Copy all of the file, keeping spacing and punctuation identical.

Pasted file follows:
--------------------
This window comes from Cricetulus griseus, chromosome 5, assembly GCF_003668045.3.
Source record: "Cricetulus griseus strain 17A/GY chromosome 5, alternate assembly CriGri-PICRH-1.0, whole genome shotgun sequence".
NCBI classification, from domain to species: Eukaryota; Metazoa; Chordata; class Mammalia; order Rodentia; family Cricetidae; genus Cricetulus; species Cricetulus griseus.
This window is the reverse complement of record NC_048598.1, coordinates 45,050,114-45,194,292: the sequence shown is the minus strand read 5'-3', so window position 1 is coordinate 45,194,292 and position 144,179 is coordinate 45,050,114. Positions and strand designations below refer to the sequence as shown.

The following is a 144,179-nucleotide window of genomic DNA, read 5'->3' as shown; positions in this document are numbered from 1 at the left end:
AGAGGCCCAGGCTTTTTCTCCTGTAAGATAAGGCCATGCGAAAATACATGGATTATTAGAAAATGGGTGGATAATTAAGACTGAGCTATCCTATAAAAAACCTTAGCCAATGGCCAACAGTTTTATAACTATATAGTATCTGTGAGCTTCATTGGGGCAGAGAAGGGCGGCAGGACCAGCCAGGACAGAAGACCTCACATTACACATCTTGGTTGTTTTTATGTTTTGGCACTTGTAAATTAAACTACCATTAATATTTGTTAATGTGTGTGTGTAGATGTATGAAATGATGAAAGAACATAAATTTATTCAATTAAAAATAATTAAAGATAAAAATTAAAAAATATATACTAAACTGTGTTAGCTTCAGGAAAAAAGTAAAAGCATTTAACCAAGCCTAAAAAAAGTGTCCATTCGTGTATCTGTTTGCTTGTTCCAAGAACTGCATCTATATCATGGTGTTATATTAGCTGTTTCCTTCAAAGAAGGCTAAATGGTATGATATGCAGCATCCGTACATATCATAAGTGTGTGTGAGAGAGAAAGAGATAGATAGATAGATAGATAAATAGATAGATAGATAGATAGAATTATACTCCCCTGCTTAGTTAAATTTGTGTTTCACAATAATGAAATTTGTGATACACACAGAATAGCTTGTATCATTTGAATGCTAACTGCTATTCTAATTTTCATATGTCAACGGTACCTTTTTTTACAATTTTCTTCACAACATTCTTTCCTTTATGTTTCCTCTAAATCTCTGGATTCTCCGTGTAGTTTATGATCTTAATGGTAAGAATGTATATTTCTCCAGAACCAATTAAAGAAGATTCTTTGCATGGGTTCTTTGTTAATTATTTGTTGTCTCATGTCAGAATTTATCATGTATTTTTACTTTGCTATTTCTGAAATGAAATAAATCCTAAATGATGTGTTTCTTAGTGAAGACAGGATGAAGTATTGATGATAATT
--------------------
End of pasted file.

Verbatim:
This window comes from Cricetulus griseus, chromosome 5, assembly GCF_003668045.3.
Source record: "Cricetulus griseus strain 17A/GY chromosome 5, alternate assembly CriGri-PICRH-1.0, whole genome shotgun sequence".
NCBI classification, from domain to species: Eukaryota; Metazoa; Chordata; class Mammalia; order Rodentia; family Cricetidae; genus Cricetulus; species Cricetulus griseus.
This window is the reverse complement of record NC_048598.1, coordinates 45,050,114-45,194,292: the sequence shown is the minus strand read 5'-3', so window position 1 is coordinate 45,194,292 and position 144,179 is coordinate 45,050,114. Positions and strand designations below refer to the sequence as shown.

The following is a 144,179-nucleotide window of genomic DNA, read 5'->3' as shown; positions in this document are numbered from 1 at the left end:
AGAGGCCCAGGCTTTTTCTCCTGTAAGATAAGGCCATGCGAAAATACATGGATTATTAGAAAATGGGTGGATAATTAAGACTGAGCTATCCTATAAAAAACCTTAGCCAATGGCCAACAGTTTTATAACTATATAGTATCTGTGAGCTTCATTGGGGCAGAGAAGGGCGGCAGGACCAGCCAGGACAGAAGACCTCACATTACACATCTTGGTTGTTTTTATGTTTTGGCACTTGTAAATTAAACTACCATTAATATTTGTTAATGTGTGTGTGTAGATGTATGAAATGATGAAAGAACATAAATTTATTCAATTAAAAATAATTAAAGATAAAAATTAAAAAATATATACTAAACTGTGTTAGCTTCAGGAAAAAAGTAAAAGCATTTAACCAAGCCTAAAAAAAGTGTCCATTCGTGTATCTGTTTGCTTGTTCCAAGAACTGCATCTATATCATGGTGTTATATTAGCTGTTTCCTTCAAAGAAGGCTAAATGGTATGATATGCAGCATCCGTACATATCATAAGTGTGTGTGAGAGAGAAAGAGATAGATAGATAGATAGATAAATAGATAGATAGATAGATAGAATTATACTCCCCTGCTTAGTTAAATTTGTGTTTCACAATAATGAAATTTGTGATACACACAGAATAGCTTGTATCATTTGAATGCTAACTGCTATTCTAATTTTCATATGTCAACGGTACCTTTTTTTACAATTTTCTTCACAACATTCTTTCCTTTATGTTTCCTCTAAATCTCTGGATTCTCCGTGTAGTTTATGATCTTAATGGTAAGAATGTATATTTCTCCAGAACCAATTAAAGAAGATTCTTTGCATGGGTTCTTTGTTAATTATTTGTTGTCTCATGTCAGAATTTATCATGTATTTTTACTTTGCTATTTCTGAAATGAAATAAATCCTAAATGATGTGTTTCTTAGTGAAGACAGGATGAAGTATTGATGATAATT